What Happens If You Pay Into Two ISAs?

If you are wondering whether you can pay into two ISAs, you will find detailed guidance regarding ISAs, how to save in them and how to choose the right ISA for your savings in this blog post.

What Happens If You Pay Into Two ISAs?

If you pay into two separate ISAs, you may end up paying more tax on the interest you earn, especially in the case of stocks and shares ISAs. However, if you realise that you have paid into two ISAs by mistake and have exceeded your ISA Allowance of £20,000 you should inform the HMRC and seek their advice on how to handle the matter.

How ISAs generally work is that one can use their ISA Allowance (currently set at £20,000 for the 2022-2023 tax year) to pay into 4 separate ISAs. These include cash, shares and stocks, innovative finance or lifetime ISAs.

While you may be able to pay into two different ISAs in the same tax term such as a cash ISA and a stocks and shares ISA, you will not be able to invest in two cash ISAs within the same tax term. 

Paying into more than one individual savings account in the UK is not generally recommended, as it can complicate your financial situation and make it more difficult to track your progress towards your savings goals. However, if you feel that you need to do this for some reason, there are a few things you need to be aware of.

First, you need to make sure that you are aware of the taxation rules for individual savings accounts. If you are not careful, you could end up paying more tax than you need to. Second, you need to be careful about how you withdraw money from your accounts. If you withdraw money from one account to pay into another, you may incur fees or lose interest.

How Can You Pay Into Two ISAs?

You can pay into two ISAs by saving into two separate options such as a cash ISA and a stocks and shares ISA.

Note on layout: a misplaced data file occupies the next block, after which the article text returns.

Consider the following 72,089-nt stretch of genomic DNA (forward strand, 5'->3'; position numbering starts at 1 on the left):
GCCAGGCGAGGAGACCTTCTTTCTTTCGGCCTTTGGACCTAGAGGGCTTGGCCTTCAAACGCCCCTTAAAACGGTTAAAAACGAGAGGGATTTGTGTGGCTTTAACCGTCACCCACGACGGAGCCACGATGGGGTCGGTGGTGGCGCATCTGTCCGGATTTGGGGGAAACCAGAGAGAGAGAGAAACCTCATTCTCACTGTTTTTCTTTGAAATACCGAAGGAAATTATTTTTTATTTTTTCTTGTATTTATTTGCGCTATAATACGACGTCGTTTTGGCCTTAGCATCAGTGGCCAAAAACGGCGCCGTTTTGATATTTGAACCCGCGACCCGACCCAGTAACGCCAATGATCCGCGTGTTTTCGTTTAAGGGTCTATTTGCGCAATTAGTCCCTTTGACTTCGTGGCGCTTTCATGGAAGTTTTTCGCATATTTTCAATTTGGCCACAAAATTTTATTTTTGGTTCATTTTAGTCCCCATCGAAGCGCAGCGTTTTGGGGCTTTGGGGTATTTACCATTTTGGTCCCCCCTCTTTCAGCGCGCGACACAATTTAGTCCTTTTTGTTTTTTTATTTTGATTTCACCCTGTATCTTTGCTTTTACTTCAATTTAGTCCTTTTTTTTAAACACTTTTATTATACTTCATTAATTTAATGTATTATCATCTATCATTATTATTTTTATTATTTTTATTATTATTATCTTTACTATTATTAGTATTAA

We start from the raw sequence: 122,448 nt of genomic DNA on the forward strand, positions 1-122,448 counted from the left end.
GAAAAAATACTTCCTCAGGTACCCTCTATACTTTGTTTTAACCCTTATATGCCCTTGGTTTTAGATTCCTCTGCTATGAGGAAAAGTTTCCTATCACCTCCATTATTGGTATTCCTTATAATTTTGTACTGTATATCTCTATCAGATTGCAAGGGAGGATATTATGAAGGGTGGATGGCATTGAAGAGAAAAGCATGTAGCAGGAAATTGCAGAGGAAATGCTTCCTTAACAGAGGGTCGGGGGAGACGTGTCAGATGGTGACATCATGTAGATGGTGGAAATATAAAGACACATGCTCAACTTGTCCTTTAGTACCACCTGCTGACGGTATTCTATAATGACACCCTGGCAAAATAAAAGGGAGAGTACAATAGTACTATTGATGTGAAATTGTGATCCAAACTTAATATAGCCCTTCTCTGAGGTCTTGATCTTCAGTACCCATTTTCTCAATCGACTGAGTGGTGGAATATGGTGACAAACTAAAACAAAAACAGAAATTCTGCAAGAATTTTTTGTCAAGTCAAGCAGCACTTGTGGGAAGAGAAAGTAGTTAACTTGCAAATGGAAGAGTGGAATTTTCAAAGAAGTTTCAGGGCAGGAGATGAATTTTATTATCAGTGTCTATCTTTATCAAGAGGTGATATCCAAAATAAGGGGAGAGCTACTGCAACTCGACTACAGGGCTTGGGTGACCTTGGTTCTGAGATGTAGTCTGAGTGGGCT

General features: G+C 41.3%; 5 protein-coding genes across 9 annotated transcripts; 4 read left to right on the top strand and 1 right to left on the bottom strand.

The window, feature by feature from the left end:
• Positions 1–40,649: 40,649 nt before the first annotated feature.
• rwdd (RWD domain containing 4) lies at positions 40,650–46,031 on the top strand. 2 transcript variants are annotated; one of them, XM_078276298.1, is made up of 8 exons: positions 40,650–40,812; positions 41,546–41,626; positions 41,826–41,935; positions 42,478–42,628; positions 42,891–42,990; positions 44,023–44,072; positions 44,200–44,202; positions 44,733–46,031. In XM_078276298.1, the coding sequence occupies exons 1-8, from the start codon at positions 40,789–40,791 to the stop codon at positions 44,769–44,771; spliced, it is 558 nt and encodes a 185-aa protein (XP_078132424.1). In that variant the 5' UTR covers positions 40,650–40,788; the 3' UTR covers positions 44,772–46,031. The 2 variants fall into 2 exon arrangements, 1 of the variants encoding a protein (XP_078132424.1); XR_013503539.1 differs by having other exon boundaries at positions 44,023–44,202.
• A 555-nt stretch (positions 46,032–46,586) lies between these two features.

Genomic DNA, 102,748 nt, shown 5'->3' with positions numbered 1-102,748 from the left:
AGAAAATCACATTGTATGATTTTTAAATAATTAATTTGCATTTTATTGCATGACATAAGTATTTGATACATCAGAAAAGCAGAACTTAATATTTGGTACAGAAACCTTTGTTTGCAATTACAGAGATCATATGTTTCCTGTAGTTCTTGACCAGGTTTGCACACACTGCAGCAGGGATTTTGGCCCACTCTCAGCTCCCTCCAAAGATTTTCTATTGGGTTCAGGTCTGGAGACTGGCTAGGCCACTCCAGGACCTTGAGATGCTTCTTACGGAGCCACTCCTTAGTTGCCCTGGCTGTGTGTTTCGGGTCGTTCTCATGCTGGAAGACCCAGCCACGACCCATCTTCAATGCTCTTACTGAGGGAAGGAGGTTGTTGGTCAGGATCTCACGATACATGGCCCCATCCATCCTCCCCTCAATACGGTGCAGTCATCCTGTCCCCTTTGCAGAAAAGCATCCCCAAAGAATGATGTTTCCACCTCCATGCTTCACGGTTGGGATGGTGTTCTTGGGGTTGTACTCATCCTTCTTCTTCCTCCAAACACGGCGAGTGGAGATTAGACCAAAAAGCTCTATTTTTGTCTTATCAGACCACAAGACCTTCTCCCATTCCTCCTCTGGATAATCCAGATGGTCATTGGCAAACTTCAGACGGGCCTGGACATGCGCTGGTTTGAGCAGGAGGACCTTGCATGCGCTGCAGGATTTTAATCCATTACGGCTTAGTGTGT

This means that you will be dividing your £20,000 ISA Allowance between both of these savings options. You can choose to divide the amount equally or save more in one ISA than the other.

However, you cannot have two cash ISAs or two stocks and shares ISAs within the same tax term.

How Do I Know Which ISA Is Suitable For Me? 

If you are looking for a suitable ISA that meets your needs, you will have to consider your circumstances.

For instance, if you are looking to save for a short-term or towards a specific goal, you may consider saving in a Cash ISA.

On the other hand, if you intend to save for the long term, you may consider investing in a stock or shares ISA. You should also keep in mind that such ISAs generally have greater risk associated with them as compared to Cash ISAs.

If you are saving for your retirement or aiming to keep away some money to purchase your first property, a Lifetime ISA will be more suitable for you. In such cases, a maximum amount of £4,000 can be invested in any one tax year and you can attract a 25% government bonus as well.

If you intend to use your ISA as a source of funding for an investor, you can save your money with an innovative ISA. this form of savings allows individuals to loan their savings to other individuals or businesses against a tax-free interest.

If you are still not sure about which ISA to choose, you may consider the advice of a financial advisor or some personal research on a Guide to ISAs.


The above discussion helps to conclude that as long as you save in two separate ISAs of different types, there is no reason for concern. However, if you end up saving in two ISAs of the same within the same tax year, you will have to inform the HMRC to correct the error.


Stocks and shares ISAs | MoneyHelper

Can you have more than one ISA?